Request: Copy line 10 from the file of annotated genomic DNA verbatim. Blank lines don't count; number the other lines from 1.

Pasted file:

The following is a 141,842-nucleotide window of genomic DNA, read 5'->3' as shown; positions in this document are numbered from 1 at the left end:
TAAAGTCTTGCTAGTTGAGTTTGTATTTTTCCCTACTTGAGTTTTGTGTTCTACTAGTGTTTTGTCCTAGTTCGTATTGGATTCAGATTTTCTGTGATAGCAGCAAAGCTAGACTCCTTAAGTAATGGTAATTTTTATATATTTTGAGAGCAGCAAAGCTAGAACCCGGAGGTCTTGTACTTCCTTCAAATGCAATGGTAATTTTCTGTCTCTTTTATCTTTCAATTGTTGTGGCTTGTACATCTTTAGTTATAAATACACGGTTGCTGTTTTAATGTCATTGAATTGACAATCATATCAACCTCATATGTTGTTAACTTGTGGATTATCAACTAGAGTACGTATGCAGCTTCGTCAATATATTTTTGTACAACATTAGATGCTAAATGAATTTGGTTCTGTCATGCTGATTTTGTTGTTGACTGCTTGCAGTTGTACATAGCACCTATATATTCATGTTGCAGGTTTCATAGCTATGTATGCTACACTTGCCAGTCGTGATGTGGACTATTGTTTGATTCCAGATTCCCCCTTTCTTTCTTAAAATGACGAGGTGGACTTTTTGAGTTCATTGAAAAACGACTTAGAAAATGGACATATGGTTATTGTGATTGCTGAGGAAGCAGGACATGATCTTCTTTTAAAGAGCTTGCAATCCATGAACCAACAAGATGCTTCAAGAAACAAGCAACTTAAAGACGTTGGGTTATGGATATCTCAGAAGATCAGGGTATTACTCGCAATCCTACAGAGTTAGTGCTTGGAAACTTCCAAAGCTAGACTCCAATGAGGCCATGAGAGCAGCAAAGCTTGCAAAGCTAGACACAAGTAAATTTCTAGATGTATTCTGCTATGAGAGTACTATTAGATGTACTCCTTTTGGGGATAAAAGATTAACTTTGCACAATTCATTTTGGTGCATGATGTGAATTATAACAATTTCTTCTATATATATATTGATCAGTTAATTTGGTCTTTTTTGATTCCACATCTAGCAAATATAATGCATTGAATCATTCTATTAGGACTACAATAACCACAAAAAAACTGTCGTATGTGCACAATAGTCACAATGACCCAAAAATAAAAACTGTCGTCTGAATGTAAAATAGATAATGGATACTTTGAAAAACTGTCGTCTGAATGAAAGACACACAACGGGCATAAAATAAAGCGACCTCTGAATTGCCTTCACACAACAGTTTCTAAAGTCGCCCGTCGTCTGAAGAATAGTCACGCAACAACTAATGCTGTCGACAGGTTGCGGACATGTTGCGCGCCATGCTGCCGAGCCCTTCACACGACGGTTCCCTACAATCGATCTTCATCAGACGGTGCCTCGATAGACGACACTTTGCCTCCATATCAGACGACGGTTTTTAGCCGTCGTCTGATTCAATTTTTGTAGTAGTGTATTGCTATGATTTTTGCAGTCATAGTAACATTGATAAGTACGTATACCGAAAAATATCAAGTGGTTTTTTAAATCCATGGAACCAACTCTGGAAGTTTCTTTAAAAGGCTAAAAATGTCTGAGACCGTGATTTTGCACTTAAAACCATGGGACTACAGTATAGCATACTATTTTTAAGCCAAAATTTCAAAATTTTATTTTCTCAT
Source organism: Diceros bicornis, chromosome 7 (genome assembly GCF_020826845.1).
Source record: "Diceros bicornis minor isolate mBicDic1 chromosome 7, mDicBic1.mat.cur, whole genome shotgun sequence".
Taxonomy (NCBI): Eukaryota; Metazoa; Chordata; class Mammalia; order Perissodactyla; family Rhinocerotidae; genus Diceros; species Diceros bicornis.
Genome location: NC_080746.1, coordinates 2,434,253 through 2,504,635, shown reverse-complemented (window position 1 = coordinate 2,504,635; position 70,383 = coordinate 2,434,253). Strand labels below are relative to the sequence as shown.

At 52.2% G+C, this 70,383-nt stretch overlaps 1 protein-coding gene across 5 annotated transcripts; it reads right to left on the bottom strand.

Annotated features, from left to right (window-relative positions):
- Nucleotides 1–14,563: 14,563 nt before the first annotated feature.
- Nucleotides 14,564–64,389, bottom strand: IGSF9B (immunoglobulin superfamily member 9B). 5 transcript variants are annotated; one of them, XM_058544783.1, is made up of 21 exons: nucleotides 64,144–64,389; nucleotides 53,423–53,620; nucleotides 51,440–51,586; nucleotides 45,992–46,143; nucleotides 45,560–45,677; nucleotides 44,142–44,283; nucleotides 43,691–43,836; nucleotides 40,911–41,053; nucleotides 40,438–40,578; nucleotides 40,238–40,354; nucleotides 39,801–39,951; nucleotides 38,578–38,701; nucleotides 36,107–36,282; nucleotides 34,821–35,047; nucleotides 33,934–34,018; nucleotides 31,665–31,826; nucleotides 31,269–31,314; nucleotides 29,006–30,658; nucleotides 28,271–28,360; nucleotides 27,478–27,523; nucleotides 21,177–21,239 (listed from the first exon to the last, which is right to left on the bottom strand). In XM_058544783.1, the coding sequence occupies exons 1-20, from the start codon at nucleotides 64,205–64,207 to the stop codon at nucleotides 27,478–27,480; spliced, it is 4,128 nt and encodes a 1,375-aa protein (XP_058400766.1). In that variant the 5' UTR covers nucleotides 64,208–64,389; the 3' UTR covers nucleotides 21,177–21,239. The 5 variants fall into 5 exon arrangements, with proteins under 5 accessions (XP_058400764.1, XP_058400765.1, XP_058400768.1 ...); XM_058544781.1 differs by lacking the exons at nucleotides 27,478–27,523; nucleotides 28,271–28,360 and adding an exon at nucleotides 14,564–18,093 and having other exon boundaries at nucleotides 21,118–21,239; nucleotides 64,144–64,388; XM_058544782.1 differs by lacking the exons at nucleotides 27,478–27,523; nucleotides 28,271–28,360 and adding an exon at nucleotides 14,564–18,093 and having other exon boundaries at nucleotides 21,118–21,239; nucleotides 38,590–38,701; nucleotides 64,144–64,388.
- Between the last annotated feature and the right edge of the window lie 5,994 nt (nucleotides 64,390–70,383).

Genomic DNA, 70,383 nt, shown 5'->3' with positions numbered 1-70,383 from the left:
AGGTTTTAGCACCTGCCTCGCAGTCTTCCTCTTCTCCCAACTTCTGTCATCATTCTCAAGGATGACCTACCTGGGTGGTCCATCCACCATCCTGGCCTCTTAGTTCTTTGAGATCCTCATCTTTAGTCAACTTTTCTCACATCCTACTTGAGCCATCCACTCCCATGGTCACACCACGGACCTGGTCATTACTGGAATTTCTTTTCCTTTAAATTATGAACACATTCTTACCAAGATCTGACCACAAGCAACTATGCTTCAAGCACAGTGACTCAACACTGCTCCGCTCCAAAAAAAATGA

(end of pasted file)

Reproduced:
- Nucleotides 14,564–64,389, bottom strand: IGSF9B (immunoglobulin superfamily member 9B). 5 transcript variants are annotated; one of them, XM_058544783.1, is made up of 21 exons: nucleotides 64,144–64,389; nucleotides 53,423–53,620; nucleotides 51,440–51,586; nucleotides 45,992–46,143; nucleotides 45,560–45,677; nucleotides 44,142–44,283; nucleotides 43,691–43,836; nucleotides 40,911–41,053; nucleotides 40,438–40,578; nucleotides 40,238–40,354; nucleotides 39,801–39,951; nucleotides 38,578–38,701; nucleotides 36,107–36,282; nucleotides 34,821–35,047; nucleotides 33,934–34,018; nucleotides 31,665–31,826; nucleotides 31,269–31,314; nucleotides 29,006–30,658; nucleotides 28,271–28,360; nucleotides 27,478–27,523; nucleotides 21,177–21,239 (listed from the first exon to the last, which is right to left on the bottom strand). In XM_058544783.1, the coding sequence occupies exons 1-20, from the start codon at nucleotides 64,205–64,207 to the stop codon at nucleotides 27,478–27,480; spliced, it is 4,128 nt and encodes a 1,375-aa protein (XP_058400766.1). In that variant the 5' UTR covers nucleotides 64,208–64,389; the 3' UTR covers nucleotides 21,177–21,239. The 5 variants fall into 5 exon arrangements, with proteins under 5 accessions (XP_058400764.1, XP_058400765.1, XP_058400768.1 ...); XM_058544781.1 differs by lacking the exons at nucleotides 27,478–27,523; nucleotides 28,271–28,360 and adding an exon at nucleotides 14,564–18,093 and having other exon boundaries at nucleotides 21,118–21,239; nucleotides 64,144–64,388; XM_058544782.1 differs by lacking the exons at nucleotides 27,478–27,523; nucleotides 28,271–28,360 and adding an exon at nucleotides 14,564–18,093 and having other exon boundaries at nucleotides 21,118–21,239; nucleotides 38,590–38,701; nucleotides 64,144–64,388.